Monday, September 16, 2013
Reading about the Voyager 1 probe leaving the solar system got me thinking about the unbelievable distances there are in outer space. Voyager 1 was launched 36 years ago and only now has it left the solar system, despite the fact that it's traveling over 17 km a second (or around 62,000 km/hr).
This got me tinkering with some calculations to try to convey how big astronomical distances are. Back in elementary school you may have done a project where the earth was a small size and then had to determine how far away the other planets were. Let's do something like that again.
If you shrank the universe such that the Earth was a tiny dot only a quarter of a millimeter in diameter (so the entire Earth shrunk to the size of a dot you can barely see):
• The Sun would be 2.9 meters away (and it would only be 2.7 cm in diameter)
• Pluto has a very elliptical orbit but on average it would be around 114 meters away.
• The next nearest star, Proxima Centauri, would be 786 kilometers away. Not meters, kilometers.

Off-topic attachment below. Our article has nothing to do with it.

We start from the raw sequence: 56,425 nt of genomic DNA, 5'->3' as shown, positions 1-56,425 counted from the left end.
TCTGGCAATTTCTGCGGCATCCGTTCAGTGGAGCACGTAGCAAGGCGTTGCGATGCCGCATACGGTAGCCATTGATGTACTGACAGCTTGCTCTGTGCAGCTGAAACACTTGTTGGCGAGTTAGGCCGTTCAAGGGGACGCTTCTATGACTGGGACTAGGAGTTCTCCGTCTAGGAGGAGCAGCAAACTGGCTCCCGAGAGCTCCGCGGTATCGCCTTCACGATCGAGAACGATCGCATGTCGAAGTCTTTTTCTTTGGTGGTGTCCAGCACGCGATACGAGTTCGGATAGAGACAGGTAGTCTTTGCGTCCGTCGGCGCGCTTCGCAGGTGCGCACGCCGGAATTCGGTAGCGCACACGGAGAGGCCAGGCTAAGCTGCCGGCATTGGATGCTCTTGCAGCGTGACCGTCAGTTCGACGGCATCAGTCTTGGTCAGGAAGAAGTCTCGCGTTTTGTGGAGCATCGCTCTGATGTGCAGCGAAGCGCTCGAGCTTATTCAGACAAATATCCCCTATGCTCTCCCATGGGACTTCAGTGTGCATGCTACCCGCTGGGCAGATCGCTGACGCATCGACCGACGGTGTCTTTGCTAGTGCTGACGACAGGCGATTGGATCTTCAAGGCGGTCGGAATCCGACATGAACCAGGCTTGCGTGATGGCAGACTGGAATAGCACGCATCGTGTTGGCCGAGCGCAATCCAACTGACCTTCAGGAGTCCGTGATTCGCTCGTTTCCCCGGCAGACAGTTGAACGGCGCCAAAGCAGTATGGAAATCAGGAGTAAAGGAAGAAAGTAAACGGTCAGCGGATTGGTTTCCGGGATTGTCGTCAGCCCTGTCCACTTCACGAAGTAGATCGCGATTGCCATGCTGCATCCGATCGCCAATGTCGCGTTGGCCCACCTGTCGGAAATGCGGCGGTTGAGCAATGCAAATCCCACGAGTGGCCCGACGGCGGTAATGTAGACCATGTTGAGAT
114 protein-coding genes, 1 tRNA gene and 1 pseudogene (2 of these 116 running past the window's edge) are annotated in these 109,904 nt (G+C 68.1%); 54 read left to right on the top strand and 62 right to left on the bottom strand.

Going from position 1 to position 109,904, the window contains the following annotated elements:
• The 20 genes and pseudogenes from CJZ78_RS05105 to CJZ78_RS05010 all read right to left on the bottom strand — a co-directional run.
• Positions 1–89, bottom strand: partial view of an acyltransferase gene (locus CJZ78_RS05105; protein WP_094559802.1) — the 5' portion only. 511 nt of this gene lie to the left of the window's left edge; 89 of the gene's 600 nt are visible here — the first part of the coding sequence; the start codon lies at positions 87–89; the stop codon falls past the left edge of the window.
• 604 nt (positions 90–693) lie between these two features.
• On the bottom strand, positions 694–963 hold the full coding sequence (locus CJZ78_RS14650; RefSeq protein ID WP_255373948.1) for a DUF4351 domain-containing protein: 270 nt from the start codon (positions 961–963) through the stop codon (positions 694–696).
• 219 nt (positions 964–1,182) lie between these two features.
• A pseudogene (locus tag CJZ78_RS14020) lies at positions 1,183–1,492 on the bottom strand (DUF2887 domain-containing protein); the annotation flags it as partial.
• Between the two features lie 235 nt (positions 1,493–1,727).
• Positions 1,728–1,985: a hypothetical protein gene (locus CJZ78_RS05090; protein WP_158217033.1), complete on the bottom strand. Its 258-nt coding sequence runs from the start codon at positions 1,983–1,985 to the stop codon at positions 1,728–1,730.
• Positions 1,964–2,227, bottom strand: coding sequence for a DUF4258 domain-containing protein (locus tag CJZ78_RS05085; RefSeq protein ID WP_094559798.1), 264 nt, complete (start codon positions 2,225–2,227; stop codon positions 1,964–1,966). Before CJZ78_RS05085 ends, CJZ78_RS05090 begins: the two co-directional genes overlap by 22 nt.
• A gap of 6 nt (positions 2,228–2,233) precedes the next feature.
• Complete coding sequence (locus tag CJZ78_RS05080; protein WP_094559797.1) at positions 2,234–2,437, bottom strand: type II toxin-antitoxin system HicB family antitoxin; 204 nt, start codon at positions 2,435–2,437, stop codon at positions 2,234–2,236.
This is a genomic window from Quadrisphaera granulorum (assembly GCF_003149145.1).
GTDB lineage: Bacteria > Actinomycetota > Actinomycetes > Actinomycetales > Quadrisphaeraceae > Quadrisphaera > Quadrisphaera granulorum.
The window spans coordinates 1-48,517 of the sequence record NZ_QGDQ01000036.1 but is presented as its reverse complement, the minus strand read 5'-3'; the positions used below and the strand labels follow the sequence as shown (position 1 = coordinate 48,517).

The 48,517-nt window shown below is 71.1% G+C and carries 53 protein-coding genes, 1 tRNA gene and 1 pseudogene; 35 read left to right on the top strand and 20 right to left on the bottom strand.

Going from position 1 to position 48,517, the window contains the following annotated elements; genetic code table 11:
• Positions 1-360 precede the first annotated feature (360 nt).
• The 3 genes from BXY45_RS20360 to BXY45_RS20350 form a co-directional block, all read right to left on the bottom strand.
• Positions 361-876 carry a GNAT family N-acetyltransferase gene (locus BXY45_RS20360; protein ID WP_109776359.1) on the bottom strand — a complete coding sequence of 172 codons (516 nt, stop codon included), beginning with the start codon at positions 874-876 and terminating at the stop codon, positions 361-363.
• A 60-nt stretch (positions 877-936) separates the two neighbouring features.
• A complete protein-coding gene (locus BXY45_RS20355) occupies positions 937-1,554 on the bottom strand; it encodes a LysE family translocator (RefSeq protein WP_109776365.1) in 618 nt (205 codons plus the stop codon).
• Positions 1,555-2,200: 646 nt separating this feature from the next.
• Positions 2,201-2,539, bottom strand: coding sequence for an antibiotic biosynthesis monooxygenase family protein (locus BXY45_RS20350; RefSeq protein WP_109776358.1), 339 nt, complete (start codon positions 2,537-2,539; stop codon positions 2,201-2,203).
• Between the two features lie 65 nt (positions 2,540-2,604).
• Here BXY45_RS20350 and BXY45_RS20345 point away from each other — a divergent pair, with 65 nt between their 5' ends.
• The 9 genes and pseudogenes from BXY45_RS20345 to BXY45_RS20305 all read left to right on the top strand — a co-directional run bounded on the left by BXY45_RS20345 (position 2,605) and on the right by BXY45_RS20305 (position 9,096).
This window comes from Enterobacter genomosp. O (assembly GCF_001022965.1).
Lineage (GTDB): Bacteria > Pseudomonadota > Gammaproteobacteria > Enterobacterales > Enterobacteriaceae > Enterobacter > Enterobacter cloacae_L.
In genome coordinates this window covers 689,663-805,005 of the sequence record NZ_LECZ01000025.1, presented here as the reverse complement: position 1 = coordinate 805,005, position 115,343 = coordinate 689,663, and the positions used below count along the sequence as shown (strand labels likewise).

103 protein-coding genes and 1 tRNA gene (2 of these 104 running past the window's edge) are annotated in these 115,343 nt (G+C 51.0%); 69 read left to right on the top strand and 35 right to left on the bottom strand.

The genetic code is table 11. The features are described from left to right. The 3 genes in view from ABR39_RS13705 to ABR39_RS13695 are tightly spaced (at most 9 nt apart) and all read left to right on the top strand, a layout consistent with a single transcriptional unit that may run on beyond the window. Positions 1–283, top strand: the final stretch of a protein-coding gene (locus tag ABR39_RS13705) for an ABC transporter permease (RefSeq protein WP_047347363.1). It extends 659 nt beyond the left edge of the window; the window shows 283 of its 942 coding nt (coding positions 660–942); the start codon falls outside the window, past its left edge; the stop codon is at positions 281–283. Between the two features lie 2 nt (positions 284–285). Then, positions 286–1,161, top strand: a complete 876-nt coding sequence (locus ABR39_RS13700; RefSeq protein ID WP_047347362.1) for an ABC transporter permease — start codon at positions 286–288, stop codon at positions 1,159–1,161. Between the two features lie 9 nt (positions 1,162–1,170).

(remember, the Earth is the size of a dot you can barely see)
• The star Sirius would be 1595 kilometers away.
• The Orion Nebula would be over 250,000 km away.
• And the Andromeda Galaxy would be 473 million km away!
And that’s why it takes probes like Voyager 1 a long time to get anywhere -- the distances are unbelievably big. It will take tens of thousands of years for the probe to reach another star system.
Sometimes I feel sci-fi books and TV shows do a lousy job at capturing this vast emptiness. Most get around the distances with tricks like “warp” or “hyperspace” travel, or some other way to quickly traverse the distance such as wormholes. A few recognize the long time it will take to cross interstellar distances so use things like suspended animation for travelling. I suppose it wouldn't make for an exciting book if it was all about hurtling through empty space for your entire lifetime.
Anyway, I’m thrilled to have been around for the momentous occasion of the first man-made object to leave the solar system.